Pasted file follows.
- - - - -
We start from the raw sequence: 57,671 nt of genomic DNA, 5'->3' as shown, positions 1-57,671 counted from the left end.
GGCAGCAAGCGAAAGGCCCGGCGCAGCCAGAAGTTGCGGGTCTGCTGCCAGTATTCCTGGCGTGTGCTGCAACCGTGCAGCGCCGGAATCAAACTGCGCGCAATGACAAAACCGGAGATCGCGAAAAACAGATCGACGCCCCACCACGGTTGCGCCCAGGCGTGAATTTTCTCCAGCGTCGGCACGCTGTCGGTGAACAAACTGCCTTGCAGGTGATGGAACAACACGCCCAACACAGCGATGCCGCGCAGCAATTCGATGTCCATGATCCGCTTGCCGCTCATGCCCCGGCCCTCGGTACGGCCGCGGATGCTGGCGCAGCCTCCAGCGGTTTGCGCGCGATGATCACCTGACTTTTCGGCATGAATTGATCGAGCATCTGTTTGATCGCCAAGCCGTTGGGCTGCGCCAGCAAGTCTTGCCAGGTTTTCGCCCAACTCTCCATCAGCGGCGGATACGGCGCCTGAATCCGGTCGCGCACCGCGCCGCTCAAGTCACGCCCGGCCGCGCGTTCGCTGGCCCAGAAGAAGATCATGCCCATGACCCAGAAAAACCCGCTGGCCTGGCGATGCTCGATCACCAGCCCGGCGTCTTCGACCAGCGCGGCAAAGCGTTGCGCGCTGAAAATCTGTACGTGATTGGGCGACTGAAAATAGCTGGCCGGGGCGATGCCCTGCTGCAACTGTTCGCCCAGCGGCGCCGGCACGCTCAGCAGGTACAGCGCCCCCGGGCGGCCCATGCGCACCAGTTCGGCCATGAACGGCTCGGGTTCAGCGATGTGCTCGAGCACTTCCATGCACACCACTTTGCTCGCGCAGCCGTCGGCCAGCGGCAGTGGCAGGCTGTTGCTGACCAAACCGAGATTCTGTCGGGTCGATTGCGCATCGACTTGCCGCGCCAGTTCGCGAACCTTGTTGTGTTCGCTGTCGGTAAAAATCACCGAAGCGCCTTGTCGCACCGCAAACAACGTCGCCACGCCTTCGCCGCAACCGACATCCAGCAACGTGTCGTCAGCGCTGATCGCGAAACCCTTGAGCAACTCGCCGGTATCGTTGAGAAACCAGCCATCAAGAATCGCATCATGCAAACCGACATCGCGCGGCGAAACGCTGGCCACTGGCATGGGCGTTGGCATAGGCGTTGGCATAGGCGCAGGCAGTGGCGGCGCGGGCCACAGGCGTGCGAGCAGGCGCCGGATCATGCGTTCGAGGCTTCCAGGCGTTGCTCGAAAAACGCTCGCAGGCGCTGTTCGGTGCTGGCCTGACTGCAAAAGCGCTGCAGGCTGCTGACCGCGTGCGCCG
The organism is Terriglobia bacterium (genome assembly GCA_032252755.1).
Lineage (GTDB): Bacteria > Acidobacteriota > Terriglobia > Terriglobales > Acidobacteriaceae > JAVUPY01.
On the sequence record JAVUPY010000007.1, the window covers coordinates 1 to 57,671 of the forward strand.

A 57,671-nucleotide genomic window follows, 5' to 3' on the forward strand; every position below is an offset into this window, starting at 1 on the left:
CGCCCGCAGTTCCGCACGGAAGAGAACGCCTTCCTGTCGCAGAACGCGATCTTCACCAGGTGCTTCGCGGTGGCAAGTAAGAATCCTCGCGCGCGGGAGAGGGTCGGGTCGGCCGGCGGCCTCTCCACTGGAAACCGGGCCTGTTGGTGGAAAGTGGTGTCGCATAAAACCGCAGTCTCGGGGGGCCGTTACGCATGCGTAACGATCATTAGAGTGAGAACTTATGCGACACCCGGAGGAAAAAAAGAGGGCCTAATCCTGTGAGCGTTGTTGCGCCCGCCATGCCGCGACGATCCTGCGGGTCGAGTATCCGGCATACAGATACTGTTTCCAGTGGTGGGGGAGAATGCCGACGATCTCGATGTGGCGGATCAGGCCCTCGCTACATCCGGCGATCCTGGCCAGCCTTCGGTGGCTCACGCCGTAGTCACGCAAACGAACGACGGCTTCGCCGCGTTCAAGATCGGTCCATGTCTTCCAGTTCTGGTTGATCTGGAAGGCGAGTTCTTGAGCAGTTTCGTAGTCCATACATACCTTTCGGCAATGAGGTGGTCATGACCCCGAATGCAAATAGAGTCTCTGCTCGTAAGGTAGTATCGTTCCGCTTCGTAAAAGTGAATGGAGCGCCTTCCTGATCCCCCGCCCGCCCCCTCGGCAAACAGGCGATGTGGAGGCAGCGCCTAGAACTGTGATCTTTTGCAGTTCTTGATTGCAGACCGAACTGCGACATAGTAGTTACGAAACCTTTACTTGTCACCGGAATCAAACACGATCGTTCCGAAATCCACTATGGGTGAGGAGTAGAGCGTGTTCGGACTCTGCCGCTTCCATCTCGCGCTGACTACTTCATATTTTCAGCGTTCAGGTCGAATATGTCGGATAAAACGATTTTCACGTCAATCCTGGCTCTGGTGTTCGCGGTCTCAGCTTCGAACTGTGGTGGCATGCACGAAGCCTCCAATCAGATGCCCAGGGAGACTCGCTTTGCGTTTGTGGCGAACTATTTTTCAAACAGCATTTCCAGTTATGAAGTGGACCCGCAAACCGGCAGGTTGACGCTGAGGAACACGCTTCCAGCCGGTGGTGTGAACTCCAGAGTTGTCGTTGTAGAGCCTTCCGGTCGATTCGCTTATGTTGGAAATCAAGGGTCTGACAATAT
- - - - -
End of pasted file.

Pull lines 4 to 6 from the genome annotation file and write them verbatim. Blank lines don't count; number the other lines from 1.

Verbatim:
Lineage (GTDB): Bacteria > Acidobacteriota > Terriglobia > Terriglobales > Acidobacteriaceae > JAVUPY01.
On the sequence record JAVUPY010000007.1, the window covers coordinates 1 to 57,671 of the forward strand.

A 57,671-nucleotide genomic window follows, 5' to 3' on the forward strand; every position below is an offset into this window, starting at 1 on the left: